These functions provide the density and random number generation for the multivariate normal distribution, given the precision-Cholesky parameterization.

```
dmvnpc(x, mu, U, log=FALSE)
rmvnpc(n=1, mu, U)
```

x

This is data or parameters in the form of a vector of length \(k\) or a matrix with \(k\) columns.

n

This is the number of random draws.

mu

This is mean vector \(\mu\) with length \(k\) or matrix with \(k\) columns.

U

This is the \(k \times k\) upper-triangular of the precision matrix that is Cholesky factor \(\textbf{U}\) of precision matrix \(\Omega\).

log

Logical. If `log=TRUE`

, then the logarithm of the
density is returned.

`dmvnpc`

gives the density and
`rmvnpc`

generates random deviates.

Application: Continuous Multivariate

Density: \(p(\theta) = (2\pi)^{-p/2} |\Omega|^{1/2} \exp(-\frac{1}{2} (\theta-\mu)^T \Omega (\theta-\mu))\)

Inventor: Unknown (to me, anyway)

Notation 1: \(\theta \sim \mathcal{MVN}(\mu, \Omega^{-1})\)

Notation 2: \(\theta \sim \mathcal{N}_k(\mu, \Omega^{-1})\)

Notation 3: \(p(\theta) = \mathcal{MVN}(\theta | \mu, \Omega^{-1})\)

Notation 4: \(p(\theta) = \mathcal{N}_k(\theta | \mu, \Omega^{-1})\)

Parameter 1: location vector \(\mu\)

Parameter 2: positive-definite \(k \times k\) precision matrix \(\Omega\)

Mean: \(E(\theta) = \mu\)

Variance: \(var(\theta) = \Omega^{-1}\)

Mode: \(mode(\theta) = \mu\)

The multivariate normal distribution, or multivariate Gaussian
distribution, is a multidimensional extension of the one-dimensional
or univariate normal (or Gaussian) distribution. It is usually
parameterized with mean and a covariance matrix, or in Bayesian
inference, with mean and a precision matrix, where the precision matrix
is the matrix inverse of the covariance matrix. These functions
provide the precision-Cholesky parameterization for convenience and
familiarity. It is easier to calculate a multivariate normal density
with the precision parameterization, because a matrix inversion can be
avoided. The precision matrix is replaced with an upper-triangular
\(k \times k\) matrix that is Cholesky factor
\(\textbf{U}\), as per the `chol`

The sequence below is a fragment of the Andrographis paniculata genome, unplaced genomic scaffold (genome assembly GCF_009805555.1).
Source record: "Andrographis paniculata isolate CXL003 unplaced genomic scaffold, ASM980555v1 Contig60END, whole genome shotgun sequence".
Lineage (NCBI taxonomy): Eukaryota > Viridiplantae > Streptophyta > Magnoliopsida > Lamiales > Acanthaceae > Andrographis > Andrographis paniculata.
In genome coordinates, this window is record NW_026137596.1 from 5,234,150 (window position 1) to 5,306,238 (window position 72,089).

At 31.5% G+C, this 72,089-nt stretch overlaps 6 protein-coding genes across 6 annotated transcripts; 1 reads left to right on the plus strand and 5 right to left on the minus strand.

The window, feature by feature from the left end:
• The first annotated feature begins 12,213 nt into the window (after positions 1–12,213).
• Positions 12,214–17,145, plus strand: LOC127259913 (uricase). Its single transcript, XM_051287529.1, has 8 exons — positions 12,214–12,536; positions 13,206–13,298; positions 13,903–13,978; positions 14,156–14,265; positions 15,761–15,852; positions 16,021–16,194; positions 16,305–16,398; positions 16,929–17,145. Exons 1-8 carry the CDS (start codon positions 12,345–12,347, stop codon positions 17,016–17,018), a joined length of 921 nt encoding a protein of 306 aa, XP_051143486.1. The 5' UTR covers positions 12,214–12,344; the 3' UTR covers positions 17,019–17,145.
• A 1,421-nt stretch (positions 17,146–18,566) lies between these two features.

function for Cholesky
decomposition.

A random vector is considered to be multivariate normally distributed if every linear combination of its components has a univariate normal distribution. This distribution has a mean parameter vector \(\mu\) of length \(k\) and a \(k \times k\) precision matrix \(\Omega\), which must be positive-definite.

In practice, \(\textbf{U}\) is fully unconstrained for proposals
when its diagonal is log-transformed. The diagonal is exponentiated
after a proposal and before other calculations. Overall, Cholesky
parameterization is faster than the traditional parameterization.
Compared with `dmvnp`

, `dmvnpc`

must additionally
matrix-multiply the Cholesky back to the covariance matrix, but it
does not have to check for or correct the precision matrix to
positive-definiteness, which overall is slower. Compared with
`rmvnp`

, `rmvnpc`

is faster because the Cholesky decomposition
has already been performed.

For models where the dependent variable, Y, is specified to be
distributed multivariate normal given the model, the Mardia test (see
`plot.demonoid.ppc`

, `plot.laplace.ppc`

, or
`plot.pmc.ppc`

) may be used to test the residuals.

`chol`

,
`dmvn`

,
`dmvnc`

,
`dmvnp`

,
`dnorm`

,
`dnormp`

,
`dnormv`

,
`dwishartc`

,
`plot.demonoid.ppc`

,
`plot.laplace.ppc`

, and
`plot.pmc.ppc`

.

```
# NOT RUN {
library(LaplacesDemon)
Omega <- diag(3)
U <- chol(Omega)
x <- dmvnpc(c(1,2,3), c(0,1,2), U)
X <- rmvnpc(1000, c(0,1,2), U)
joint.density.plot(X[,1], X[,2], color=TRUE)
# }
```

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